When Don and Lorraine Kilner decided to move to the East Valley from San Diego, it didn’t take them long to sign up for a solar photovoltaic system on their new home.
“We had friends in San Diego who had put solar on, and they had an electric bill of $250 a year,” Don said. “Once they made it available here, we jumped on it. ... We knew what electric bills were like here in the summer.”
And now that he has the system, he knows it works — his energy cost from the Salt River Project grid was just $1.75 in April.
The Kilners are residents of Encanterra, a new golf-resort community in San Tan Valley near Queen Creek, that is doing something still unusual in Arizona — including rooftop photovoltaic systems as a standard feature on their new homes.
It’s not just an option. Since last August, anyone buying a home in the community at Combs and Gantzel roads got solar energy as part of the deal.
A total of 24 of the solar electric systems, which convert sunlight into electricity, have been completed in the community, according to American Solar Electric, a Scottsdale-based subcontractor that is installing the systems. They are churning out a collective 85 kilowatts of electricity to power the houses.
Another 38 are under construction, which will bring the community’s total generating capacity to 215 kilowatts when completed.
The program is part of a companywide effort by Trilogy by Shea Homes to provide solar energy in all of the Trilogy communities in four states, including Encanterra.
Trilogy is the Scottsdale-based upscale resort community division of Shea Homes.
So far, Trilogy is the only builder in the East Valley that is adding photovoltaics as a standard amenity in newly built homes, according to utility companies.
The solar modules, which are supplied by BP Solar, fit flush with the concrete tiles on the roof, integrating the system into the architecture of the home.
“You really have to look to tell they’re there,” Kilner said.
Shea Homes decided to implement the program because “integrating a solar system into a home during construction is less expensive than adding it later, making solar more accessible and affordable than it’s ever been,” said Rick Andreen, president of Shea Homes’ Active Lifestyle Communities.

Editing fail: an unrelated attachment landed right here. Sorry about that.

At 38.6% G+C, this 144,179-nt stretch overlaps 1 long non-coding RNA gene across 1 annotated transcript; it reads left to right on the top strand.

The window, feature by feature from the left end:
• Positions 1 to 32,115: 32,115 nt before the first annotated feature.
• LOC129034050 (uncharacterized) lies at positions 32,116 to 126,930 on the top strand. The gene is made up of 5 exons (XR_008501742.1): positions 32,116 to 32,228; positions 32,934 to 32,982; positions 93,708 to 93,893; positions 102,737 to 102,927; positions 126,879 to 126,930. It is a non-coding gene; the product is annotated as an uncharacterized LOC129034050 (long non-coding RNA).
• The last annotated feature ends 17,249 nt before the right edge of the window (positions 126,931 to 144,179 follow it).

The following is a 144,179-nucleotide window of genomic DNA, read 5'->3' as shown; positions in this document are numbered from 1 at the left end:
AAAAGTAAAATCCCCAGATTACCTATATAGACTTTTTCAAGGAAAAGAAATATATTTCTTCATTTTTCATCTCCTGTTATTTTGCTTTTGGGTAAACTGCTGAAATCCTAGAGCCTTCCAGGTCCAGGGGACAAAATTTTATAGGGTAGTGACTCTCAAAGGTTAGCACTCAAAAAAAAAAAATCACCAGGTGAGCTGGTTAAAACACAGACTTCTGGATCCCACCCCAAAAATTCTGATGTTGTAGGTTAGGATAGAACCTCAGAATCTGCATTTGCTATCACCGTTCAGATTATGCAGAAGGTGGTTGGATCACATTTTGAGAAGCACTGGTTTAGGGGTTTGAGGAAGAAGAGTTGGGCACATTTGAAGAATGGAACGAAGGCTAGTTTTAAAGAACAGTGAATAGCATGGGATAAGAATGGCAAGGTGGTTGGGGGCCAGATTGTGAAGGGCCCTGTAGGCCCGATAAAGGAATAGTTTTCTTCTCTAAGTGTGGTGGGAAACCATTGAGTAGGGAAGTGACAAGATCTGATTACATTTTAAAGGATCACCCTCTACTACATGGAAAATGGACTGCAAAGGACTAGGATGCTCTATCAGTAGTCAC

Progress has been slow so far in integrating solar energy into Arizona’s new housing stock, largely because the housing market has been so weak.
But construction of new homes has picked up slightly in the past few months as the inventory of unsold new houses has been worked off. With the increase in construction, the number of solar systems being installed at Encanterra also has increased.
Six systems were started in April, and the number more than doubled to 13 each month in May and June. And six were started in just the first week in July, according to American Solar Electric.
Phebe Blitz, another homeowner in Encanterra, said the utility bills for her 1,900-square-foot house have ranged from about $8 to $50 a month. But she was attracted to the solar community more by her interest in preserving the environment than saving money.
“I’m not an environmental extremist, but I think we need to be mindful of taking care of the planet,” she said.
The Kilners said their five-kilowatt system provides between 51 percent and 97 percent of their home’s electric consumption, depending on the season. Don Kilner thinks that on average, it will supply about 75 percent of his home’s annual consumption.
The up-front cost of the solar system is folded into the price of the homes, which range from the low $200,000s to $350,000 at the gated community.
Homeowners pay for the cost of the system in their monthly mortgage payments and also benefit from state and federal tax credits. Rebates from SRP for solar systems go to Shea Homes, which passes them on to buyers, said Jay Seymoure, Encanterra sales manager.
So why haven’t more homebuilders been installing solar-electric technology in their new homes?
Arizona Public Service spokesman Steven Gotfried said the utility’s programs for homebuilders are new. But they’re drawing a lot of interest — which means that more solar communities may be forthcoming when the economy picks up.
“We think, going forward, this will be an excellent way to increase solar energy on individual homes,” Gottfried said.
Seymoure thinks more builders will adopt the technology once consumers start to expect it.
“We are still having to do a lot of education on the benefits of solar,” he said. “They (homebuyers) view it as a positive, but they don’t expect it. More builders will move to it when their customers expect it.”